A woman who fell in love with planes as a nine-year-old child when she was invited to sit in a cockpit has become one of Britain's youngest women pilots aged just 25.
Kate Moran's achievements in a male-dominated industry prove she's got substance and style.
Having graduated in Aviation Technology from the University of Leeds, Kate has carved out a career in an industry where fewer than five per cent of pilots are women.
Kate, a pilot for Devon-based airline Flybe, said: 'As far back as I can remember, I have always been interested in flying.
'The turning point was when I was able to sit with the pilots in the flight deck. I was nine years old and the captain asked if I wanted to sit there while the plane landed.'
From that moment on, Kate was single-minded in her pursuit to become a pilot choosing science and mathematics over the arts - 'any subject geared towards a career in flying'.
After graduating from university, Kate struggled to find a job in the midst of the recession. But she successfully applied to Flight Training Europe (FTE) and attended an aviation school in Spain where she also secured a position on the Flybe mentoring programme.
She spent 14 months at flight school getting 800 hours of ground school under her belt and taking on 14 subjects including flight navigation, radio navigation, principals of flight and meteorology.
In order to continuing training, every candidate has to get a pass mark of at least 90 per cent in each exam - something Kate achieved.
At FTE Kate gained her Commercial Pilot's Licence enabling her to fly a small four-seater, single-engine aircraft.
She then moved on to a six-seater twin engine aircraft and then a Q400.
Potential pilots must also gain their instrument rating, to enhance their skills and proficiency to a higher, safer level.
Kate said: 'You need to know the mechanics and principals around how the aircraft works - I know more about my aircraft than my car.'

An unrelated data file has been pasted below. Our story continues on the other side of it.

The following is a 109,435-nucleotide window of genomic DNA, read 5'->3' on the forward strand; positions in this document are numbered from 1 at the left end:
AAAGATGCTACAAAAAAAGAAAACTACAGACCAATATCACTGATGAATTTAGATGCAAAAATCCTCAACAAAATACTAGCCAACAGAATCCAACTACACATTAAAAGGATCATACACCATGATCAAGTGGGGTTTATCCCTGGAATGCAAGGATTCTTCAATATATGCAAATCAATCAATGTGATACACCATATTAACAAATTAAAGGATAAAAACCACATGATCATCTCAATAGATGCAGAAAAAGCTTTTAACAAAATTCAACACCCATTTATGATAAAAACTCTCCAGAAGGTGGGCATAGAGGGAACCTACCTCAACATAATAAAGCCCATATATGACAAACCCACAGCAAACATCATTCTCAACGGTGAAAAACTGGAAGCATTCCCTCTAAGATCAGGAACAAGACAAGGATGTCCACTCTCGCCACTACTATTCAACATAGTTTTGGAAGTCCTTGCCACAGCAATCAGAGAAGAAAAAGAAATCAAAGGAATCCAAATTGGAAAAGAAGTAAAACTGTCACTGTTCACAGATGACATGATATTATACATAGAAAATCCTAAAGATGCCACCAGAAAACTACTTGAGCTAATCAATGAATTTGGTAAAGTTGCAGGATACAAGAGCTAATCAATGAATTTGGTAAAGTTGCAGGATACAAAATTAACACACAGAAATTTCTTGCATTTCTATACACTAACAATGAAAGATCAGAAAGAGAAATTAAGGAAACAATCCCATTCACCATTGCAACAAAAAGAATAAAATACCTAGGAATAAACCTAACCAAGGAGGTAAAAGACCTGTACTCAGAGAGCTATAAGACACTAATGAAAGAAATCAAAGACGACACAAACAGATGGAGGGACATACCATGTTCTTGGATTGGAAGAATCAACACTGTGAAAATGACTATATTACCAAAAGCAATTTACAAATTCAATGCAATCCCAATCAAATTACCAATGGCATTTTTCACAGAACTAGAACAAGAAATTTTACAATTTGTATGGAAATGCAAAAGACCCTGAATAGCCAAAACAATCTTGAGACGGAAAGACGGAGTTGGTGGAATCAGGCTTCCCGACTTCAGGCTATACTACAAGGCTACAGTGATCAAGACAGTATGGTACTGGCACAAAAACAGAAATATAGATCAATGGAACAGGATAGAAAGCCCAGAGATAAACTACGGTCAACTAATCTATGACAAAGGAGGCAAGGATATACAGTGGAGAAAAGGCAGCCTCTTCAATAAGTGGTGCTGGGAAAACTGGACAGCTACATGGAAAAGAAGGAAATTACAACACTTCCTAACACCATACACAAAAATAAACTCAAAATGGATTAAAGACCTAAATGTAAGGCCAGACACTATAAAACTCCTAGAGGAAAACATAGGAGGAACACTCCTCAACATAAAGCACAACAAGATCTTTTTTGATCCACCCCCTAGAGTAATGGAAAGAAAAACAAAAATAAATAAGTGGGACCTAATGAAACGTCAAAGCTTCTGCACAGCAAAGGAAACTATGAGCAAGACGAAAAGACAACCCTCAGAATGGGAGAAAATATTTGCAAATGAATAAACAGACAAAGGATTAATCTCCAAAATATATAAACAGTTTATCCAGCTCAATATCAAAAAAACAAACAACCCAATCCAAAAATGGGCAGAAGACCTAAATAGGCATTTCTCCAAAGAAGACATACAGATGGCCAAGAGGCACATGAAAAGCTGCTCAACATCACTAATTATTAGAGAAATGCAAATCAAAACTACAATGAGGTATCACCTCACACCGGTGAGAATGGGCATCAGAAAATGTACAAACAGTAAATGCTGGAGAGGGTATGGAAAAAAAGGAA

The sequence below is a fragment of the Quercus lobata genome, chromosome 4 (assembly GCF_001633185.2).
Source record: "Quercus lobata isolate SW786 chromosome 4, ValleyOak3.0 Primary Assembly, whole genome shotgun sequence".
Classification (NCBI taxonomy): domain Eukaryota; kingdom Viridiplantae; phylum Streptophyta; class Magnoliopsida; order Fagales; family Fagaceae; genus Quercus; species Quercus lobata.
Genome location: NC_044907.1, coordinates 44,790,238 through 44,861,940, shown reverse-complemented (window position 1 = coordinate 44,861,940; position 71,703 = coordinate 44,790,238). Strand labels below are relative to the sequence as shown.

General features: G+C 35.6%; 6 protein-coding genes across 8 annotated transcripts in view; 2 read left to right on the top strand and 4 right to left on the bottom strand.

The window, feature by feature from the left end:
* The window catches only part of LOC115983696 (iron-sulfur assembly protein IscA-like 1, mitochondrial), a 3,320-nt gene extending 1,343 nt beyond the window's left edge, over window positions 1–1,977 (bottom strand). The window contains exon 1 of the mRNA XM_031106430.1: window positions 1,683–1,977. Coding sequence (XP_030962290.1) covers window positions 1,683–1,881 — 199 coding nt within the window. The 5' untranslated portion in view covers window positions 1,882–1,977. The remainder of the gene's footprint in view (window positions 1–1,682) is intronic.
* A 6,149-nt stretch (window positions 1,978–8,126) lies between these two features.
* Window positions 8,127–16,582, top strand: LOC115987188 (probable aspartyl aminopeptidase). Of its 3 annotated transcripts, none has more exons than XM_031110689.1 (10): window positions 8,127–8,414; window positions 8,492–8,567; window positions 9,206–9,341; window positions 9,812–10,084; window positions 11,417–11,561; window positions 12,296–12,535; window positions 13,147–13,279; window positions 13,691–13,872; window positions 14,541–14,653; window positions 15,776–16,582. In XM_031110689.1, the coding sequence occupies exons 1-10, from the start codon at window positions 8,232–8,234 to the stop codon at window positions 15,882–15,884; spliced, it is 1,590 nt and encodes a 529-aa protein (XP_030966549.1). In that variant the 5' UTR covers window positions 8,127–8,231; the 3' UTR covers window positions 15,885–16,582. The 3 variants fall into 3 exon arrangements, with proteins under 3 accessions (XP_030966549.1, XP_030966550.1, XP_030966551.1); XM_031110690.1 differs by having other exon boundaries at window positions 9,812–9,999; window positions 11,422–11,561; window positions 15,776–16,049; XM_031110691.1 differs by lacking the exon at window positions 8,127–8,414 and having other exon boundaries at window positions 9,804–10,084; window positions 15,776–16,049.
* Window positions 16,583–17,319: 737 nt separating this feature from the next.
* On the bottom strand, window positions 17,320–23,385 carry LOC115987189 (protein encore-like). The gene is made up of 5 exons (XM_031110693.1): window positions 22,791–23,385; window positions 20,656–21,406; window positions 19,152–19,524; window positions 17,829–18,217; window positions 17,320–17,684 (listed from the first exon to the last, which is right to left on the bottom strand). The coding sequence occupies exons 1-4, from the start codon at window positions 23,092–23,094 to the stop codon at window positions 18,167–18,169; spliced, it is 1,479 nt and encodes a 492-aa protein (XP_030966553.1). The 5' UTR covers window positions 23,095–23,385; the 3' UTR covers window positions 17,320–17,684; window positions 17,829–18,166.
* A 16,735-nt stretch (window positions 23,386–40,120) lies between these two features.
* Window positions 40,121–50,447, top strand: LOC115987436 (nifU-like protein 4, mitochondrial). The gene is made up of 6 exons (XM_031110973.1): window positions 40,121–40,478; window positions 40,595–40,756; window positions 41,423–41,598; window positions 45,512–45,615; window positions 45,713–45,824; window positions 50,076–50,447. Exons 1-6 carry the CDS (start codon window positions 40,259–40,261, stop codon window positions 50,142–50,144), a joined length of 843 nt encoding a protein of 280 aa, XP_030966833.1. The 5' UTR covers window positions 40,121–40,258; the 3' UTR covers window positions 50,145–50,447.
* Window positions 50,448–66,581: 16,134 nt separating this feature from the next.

She recalled: 'The first time I got control of a Q400 was at Preswick when I had to do six take offs and landings.
'The aircraft was empty of passengers and I had to fly it from Edinburgh to Preswick I did the landings and then we flew back. It's an amazing feeling.'
Recently the Mancunian, who moved to Exeter, Devon, after getting a job with Flybe, realised a long-held dream of flying into her home city airport.
'I had this ambition to fly there and I finally got to do that.' she said.
'I'm getting paid to do my hobby - how many people can say that? There has never been a time when I have wanted to do anything else.'
It's an expensive hobby.
Kate is starting her career with £80,000 worth of debt accumulated from paying for the 14-month intensive live-in course at the Spanish flight school and a pilot loan.
She said: 'I guess that money could have been put towards a house and I will to paying it off over a long period. 'However it is all worth it in the end as it setting me up for a lifelong career, so the positives far outweigh the negatives.' As a newly qualified pilot, most of Kate's salary will be eaten up paying for rent and paying off the loan - most loans are payable within seven years. Fortunately, she can expect to be a captain on a Q400 or a first officer on a jet within three years boosting her salary As with any profession, salaries increase with experience. Figures from October 2011 show that a direct entry captain for Flybe can earn up to £82,000 compared to £81,509 with Easyjet and £65,000 with Emirates. The high debt and comparatively low starting salaries mean it's not a career for the not-quite sure. Kate said: 'I've got the aviation bug. It's a lot of hard work training to become a pilot but it's so rewarding in the end.'